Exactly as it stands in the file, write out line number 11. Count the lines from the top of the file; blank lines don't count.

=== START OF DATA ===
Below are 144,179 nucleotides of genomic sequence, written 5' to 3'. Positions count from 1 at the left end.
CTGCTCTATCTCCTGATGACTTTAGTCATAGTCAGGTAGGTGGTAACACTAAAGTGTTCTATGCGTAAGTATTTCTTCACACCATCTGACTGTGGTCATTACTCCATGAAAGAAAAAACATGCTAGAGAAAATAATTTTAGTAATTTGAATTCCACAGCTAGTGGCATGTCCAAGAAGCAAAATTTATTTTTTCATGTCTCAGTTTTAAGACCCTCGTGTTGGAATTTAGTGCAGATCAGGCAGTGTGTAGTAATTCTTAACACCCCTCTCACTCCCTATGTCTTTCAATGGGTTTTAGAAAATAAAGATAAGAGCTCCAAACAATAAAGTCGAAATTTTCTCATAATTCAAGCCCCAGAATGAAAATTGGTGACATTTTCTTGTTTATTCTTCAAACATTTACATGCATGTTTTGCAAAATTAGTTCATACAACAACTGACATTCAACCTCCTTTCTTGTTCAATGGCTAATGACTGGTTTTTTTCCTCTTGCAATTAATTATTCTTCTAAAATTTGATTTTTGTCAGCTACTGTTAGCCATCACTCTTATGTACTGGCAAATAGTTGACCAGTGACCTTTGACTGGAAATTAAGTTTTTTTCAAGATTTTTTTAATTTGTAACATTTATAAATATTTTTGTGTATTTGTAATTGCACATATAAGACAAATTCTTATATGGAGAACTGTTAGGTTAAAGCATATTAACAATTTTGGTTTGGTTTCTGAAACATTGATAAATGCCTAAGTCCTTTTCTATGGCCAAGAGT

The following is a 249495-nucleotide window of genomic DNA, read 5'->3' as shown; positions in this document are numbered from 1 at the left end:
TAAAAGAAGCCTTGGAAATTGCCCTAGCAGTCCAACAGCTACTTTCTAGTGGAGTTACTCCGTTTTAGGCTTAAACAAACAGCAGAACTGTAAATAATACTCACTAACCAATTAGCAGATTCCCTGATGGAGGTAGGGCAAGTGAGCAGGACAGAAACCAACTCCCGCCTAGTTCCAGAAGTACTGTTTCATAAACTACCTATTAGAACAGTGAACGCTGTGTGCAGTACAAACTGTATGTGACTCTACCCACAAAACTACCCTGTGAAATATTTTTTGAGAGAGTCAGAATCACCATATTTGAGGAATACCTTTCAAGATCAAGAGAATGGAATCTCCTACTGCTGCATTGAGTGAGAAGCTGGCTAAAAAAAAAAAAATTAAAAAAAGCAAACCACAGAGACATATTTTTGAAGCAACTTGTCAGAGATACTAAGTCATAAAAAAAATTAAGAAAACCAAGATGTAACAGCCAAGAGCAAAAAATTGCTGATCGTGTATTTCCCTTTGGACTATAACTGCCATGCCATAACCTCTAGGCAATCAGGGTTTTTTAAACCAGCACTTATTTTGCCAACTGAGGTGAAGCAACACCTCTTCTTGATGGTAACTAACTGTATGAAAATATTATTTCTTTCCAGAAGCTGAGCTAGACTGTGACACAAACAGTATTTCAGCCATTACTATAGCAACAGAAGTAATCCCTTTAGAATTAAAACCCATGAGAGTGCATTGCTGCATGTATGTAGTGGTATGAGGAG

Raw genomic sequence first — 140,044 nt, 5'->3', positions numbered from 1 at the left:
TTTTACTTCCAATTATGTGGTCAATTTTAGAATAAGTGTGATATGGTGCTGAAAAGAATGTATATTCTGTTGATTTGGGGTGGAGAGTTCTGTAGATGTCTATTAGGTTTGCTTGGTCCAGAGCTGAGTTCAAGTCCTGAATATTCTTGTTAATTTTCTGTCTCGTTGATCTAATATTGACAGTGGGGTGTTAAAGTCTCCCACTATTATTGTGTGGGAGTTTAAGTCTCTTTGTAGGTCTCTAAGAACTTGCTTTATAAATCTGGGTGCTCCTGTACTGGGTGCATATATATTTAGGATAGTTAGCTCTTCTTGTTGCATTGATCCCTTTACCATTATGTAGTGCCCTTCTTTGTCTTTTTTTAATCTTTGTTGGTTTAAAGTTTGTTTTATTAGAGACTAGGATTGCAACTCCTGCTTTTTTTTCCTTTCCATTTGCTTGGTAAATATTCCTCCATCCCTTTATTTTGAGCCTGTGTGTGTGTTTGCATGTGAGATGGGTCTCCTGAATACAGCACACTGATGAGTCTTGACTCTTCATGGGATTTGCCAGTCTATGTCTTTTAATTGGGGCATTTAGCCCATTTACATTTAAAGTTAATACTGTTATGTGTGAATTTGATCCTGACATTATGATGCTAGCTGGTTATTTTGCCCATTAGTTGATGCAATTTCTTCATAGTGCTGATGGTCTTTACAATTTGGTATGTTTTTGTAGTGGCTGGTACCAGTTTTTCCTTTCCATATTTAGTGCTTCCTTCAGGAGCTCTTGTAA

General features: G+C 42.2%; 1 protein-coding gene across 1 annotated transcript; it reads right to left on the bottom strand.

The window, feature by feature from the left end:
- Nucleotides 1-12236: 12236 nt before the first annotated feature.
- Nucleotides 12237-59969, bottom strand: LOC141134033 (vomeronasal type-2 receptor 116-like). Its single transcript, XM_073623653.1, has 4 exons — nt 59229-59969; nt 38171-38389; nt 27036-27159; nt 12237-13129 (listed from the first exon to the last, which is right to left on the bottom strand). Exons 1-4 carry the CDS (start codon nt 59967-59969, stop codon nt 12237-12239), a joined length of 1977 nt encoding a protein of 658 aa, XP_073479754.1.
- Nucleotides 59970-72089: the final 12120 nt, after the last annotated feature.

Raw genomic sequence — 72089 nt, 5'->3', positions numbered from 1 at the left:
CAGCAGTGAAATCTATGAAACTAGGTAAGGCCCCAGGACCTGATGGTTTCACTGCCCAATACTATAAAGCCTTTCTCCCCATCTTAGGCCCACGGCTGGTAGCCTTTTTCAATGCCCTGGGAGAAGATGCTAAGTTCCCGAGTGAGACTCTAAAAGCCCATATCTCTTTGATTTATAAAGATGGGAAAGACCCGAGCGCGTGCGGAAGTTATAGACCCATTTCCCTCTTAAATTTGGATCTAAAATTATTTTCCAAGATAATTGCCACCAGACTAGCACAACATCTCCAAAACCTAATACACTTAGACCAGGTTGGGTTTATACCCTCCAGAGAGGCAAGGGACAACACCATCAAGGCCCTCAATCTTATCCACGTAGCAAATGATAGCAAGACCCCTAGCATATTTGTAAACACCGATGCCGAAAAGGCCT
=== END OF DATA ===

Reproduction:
- Nucleotides 59970-72089: the final 12120 nt, after the last annotated feature.